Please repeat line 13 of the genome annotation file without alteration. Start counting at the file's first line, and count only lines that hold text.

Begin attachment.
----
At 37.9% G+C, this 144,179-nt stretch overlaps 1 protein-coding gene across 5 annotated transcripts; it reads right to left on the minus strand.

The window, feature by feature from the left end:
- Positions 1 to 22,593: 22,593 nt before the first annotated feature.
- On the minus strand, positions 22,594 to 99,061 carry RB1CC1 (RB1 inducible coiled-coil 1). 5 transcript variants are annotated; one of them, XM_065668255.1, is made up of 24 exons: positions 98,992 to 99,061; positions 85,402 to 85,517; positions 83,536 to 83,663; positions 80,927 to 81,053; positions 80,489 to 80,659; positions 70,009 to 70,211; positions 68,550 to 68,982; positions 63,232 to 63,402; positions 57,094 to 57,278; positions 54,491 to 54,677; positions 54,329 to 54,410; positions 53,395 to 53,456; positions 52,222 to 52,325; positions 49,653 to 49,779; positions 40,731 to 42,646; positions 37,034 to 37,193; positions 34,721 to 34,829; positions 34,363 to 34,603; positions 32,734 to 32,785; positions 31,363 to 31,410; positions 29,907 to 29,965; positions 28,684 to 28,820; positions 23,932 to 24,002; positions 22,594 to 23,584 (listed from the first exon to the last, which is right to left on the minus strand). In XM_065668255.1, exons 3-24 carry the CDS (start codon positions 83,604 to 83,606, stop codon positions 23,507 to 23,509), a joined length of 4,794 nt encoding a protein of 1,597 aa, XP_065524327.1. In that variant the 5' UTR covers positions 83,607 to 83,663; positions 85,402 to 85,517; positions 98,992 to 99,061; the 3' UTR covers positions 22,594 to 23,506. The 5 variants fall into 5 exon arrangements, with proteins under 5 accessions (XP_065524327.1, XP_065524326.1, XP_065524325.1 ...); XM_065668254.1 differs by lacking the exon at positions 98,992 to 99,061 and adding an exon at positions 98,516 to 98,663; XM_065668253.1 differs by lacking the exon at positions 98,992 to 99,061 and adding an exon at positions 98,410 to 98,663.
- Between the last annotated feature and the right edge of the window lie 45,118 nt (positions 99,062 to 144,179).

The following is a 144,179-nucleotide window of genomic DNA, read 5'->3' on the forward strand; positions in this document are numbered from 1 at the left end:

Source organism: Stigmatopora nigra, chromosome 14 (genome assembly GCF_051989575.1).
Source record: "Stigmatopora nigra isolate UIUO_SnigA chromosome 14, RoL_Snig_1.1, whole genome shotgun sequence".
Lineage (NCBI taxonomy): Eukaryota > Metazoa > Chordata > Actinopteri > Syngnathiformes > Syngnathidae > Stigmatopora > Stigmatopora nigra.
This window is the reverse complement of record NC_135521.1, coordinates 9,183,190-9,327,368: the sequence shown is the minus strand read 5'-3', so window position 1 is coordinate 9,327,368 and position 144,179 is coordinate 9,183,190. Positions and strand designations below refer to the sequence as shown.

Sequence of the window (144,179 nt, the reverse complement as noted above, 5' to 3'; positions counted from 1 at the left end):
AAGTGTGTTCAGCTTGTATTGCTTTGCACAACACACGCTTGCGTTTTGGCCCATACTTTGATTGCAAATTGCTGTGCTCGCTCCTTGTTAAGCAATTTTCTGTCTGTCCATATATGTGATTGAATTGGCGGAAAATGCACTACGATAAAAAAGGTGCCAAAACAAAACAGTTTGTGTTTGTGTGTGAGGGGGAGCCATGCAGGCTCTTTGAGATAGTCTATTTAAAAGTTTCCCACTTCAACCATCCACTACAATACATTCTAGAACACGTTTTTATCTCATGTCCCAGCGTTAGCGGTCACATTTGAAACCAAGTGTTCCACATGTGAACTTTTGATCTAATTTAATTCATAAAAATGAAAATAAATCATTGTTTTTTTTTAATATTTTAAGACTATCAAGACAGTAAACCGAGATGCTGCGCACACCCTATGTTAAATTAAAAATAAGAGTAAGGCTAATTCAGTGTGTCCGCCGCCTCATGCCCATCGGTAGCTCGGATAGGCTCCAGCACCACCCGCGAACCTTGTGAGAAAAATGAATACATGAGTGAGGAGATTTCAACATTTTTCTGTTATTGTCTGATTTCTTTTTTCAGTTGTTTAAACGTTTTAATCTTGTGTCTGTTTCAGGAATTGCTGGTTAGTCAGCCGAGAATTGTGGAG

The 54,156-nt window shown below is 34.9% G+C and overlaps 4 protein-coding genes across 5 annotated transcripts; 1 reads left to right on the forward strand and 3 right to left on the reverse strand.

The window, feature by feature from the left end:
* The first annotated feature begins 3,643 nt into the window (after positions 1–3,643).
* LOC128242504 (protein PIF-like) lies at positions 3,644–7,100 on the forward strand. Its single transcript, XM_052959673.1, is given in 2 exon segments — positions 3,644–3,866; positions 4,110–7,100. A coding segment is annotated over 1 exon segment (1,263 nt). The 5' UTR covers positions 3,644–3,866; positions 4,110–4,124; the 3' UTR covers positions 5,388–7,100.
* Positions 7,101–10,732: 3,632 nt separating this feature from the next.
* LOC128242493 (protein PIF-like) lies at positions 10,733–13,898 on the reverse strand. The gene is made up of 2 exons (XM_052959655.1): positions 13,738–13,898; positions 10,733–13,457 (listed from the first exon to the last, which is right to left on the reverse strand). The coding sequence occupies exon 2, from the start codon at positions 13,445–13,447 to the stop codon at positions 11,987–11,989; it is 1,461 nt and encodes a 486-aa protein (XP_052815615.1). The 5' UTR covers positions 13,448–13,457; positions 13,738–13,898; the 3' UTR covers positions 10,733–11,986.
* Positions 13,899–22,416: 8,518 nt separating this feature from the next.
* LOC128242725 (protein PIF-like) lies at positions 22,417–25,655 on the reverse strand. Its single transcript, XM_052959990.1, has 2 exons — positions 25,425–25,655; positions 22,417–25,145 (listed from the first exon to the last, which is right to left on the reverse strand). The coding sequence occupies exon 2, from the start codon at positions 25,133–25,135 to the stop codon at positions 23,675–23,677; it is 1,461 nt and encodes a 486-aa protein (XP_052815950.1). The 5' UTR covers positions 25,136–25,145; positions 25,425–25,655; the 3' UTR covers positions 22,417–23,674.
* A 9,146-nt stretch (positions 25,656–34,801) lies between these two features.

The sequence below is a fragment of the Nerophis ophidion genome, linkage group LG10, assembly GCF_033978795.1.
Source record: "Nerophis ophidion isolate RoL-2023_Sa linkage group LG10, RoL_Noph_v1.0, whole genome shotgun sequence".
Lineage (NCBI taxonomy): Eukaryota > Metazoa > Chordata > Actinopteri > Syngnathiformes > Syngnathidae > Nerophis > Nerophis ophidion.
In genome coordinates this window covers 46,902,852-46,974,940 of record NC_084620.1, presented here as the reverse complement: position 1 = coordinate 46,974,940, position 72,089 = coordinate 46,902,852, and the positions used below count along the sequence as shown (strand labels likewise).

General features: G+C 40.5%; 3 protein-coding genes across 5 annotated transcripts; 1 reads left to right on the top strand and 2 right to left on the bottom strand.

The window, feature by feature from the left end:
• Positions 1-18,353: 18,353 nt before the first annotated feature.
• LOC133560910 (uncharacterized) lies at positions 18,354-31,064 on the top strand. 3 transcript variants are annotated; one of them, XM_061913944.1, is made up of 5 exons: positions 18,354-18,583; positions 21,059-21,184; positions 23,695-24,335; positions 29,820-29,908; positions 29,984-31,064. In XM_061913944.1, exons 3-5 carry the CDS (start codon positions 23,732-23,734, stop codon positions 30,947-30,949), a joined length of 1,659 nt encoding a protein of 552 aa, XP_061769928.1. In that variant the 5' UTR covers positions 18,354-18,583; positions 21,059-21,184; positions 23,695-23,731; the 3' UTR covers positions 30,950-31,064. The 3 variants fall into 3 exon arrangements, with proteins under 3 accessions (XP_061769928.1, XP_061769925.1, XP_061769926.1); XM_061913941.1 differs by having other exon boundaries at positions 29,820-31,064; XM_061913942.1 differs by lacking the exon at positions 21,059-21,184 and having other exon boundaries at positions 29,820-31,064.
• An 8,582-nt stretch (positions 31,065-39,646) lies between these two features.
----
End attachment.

The 54,156-nt window shown below is 34.9% G+C and overlaps 4 protein-coding genes across 5 annotated transcripts; 1 reads left to right on the forward strand and 3 right to left on the reverse strand.